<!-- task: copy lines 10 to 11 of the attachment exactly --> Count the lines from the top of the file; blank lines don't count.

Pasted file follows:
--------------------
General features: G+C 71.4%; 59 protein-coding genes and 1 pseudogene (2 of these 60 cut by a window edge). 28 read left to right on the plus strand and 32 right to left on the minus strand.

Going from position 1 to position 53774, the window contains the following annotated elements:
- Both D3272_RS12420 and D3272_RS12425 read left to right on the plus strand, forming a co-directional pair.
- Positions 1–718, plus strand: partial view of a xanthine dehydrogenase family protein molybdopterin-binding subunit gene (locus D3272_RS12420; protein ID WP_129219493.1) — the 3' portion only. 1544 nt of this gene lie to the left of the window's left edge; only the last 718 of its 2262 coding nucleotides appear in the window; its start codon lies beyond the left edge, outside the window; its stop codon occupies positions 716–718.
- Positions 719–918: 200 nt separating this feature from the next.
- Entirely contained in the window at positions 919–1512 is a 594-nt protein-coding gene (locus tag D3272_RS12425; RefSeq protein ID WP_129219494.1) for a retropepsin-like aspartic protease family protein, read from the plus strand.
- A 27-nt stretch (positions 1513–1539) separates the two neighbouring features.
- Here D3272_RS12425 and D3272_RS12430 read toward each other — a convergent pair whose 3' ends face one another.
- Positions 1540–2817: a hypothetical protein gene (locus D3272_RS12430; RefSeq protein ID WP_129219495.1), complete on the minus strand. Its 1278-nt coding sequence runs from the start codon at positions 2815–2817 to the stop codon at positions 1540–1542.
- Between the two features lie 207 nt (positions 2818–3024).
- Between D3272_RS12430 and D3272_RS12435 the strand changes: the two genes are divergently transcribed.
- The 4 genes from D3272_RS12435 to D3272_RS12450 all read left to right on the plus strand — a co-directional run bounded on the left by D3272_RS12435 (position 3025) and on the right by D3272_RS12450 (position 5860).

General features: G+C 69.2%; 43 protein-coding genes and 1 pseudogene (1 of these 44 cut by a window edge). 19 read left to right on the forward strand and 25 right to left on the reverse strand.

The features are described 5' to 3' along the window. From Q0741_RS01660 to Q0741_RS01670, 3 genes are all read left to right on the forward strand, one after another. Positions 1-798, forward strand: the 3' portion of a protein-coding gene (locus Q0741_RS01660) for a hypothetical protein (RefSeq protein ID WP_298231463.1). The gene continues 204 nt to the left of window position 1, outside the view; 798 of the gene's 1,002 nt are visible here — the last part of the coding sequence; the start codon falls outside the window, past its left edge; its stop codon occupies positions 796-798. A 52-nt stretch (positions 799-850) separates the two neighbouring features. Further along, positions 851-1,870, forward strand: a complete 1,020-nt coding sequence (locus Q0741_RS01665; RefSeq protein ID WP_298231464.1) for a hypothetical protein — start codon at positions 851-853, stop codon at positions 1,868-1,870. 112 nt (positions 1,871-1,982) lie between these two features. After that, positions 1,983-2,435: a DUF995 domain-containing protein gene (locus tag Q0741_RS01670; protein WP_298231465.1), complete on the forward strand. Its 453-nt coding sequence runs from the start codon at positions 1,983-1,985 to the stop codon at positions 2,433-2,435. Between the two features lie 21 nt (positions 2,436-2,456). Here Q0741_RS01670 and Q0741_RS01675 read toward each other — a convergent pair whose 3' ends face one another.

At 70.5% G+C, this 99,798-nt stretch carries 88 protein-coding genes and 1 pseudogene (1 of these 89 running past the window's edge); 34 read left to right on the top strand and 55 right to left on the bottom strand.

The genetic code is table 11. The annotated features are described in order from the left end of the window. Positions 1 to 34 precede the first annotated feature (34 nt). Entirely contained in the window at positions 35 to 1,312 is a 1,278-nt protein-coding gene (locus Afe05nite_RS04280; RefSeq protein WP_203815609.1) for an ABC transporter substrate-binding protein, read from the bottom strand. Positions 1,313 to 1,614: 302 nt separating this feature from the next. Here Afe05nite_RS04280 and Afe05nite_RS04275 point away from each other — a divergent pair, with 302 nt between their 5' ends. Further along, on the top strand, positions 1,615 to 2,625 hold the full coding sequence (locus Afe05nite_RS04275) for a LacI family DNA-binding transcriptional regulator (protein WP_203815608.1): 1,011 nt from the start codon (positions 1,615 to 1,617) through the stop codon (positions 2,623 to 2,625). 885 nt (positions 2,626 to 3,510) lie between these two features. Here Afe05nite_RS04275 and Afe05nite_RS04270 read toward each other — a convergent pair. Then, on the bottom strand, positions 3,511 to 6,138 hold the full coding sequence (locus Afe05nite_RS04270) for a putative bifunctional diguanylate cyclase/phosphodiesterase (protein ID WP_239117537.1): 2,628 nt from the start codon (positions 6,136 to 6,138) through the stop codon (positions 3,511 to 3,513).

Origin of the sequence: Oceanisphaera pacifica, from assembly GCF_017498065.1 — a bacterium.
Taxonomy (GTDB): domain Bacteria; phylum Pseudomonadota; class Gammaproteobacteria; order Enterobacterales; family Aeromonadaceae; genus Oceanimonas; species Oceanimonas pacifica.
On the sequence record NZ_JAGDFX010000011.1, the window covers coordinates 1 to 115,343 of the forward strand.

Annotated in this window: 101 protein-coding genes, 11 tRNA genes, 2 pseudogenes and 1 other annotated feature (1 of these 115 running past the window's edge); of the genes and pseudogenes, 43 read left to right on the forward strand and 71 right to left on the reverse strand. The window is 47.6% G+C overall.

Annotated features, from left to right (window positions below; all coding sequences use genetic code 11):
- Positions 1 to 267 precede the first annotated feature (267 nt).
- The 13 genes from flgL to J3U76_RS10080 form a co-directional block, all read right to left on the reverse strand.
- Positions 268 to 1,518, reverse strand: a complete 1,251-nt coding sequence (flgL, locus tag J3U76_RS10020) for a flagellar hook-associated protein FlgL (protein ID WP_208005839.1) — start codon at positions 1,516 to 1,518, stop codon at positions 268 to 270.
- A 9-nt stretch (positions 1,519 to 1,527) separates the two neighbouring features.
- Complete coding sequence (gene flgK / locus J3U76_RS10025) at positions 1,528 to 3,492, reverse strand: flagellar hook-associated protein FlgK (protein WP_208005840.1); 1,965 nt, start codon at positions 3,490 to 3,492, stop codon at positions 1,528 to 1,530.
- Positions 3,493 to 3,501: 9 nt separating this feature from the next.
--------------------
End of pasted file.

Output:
- Between the two features lie 207 nt (positions 2818–3024).
- Between D3272_RS12430 and D3272_RS12435 the strand changes: the two genes are divergently transcribed.